We used the common cockle genetic map to ascertain the genetic component underlying the broad diversity of shell color and pattern on the wild populations of this species in the Northeast Atlantic. Ricardo et al.61,62 reported an important variation in shell ion composition in common cockle, apparently related to environmental factors, that allowed tracing back the geographic origin of specimens, but they did not associate this variation with color. Most phenotypes observed in wild populations in our study could be identified in the families produced at hatchery, although their intensity was somewhat faded, likely due to environmental factors operating across the lifespan of the adult specimens collected. Indeed, differentiation of individuals by color in families was very clear, sometimes resembling single gene Mendelian segregation, and heritabilities for all color traits evaluated were high (h2 > 0.5), supporting a significant genetic component underlying color variation in common cockle. Both color, circle and stripe showed highly significant genetic and phenotypic correlations, suggesting that the same genes (or genomic regions) could underlie color variation for these three traits. Moreover, the fact that most phenotypes observed in the Atlantic distribution appear to be segregating in a single population from NW Spain supports an important intrapopulation variation in common cockle and suggest that more detailed studies across the full lifespan could disclose more variation than observed in our preliminary screening.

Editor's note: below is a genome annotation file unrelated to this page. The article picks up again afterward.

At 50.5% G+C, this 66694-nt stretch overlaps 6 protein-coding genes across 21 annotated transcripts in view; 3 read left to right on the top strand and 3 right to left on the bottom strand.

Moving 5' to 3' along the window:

In accordance with these observations, the GWAS performed on five full-sib families produced at hatchery identified a major QTL at C13 for two of the four traits evaluated (color and stripe). This region encompassed ~ 13 Mb, although with different stretches for the same or the different traits studied, which suggests the existence of a broad gene cluster related to color pigmentation in common cockle with different genes playing diverse functions on similar traits. A total of 69 annotated genes were found on this region after mining the cockle genome (Tubío et al., unpublished). We identified a notable proportion of genes related to ion binding and transport/secretion across the cell membrane, such as ammonium or organic transporters, calcium binding or iron chelation, mucin production and several related to endo-exocytosis mechanisms, which play an important role in the development of the shell and that has been related with shell color in other molluscs35,38,41,42,63,64. Moreover, shells are secreted by the mantle in a process called biomineralization, where chitin represents an important component40,65,66. We could identify six chitin-binding related genes, four of them in a small genomic region encompassing ~ 110 kb including three microfibril-associated glycoprotein 4 genes. Genes related to chitin and calcium metabolism involved in different shell color lines have been reported in Mizuhopecten yessoensis42. Nevertheless, it is important to note that previous studies have shown that some of the genes related to shell architecture and color are species-specific8,53, so further studies should be conducted in the future to ascertain the roles of the genes located at the C13 cluster for a deep understanding of color type and pattern diversity in common cockle.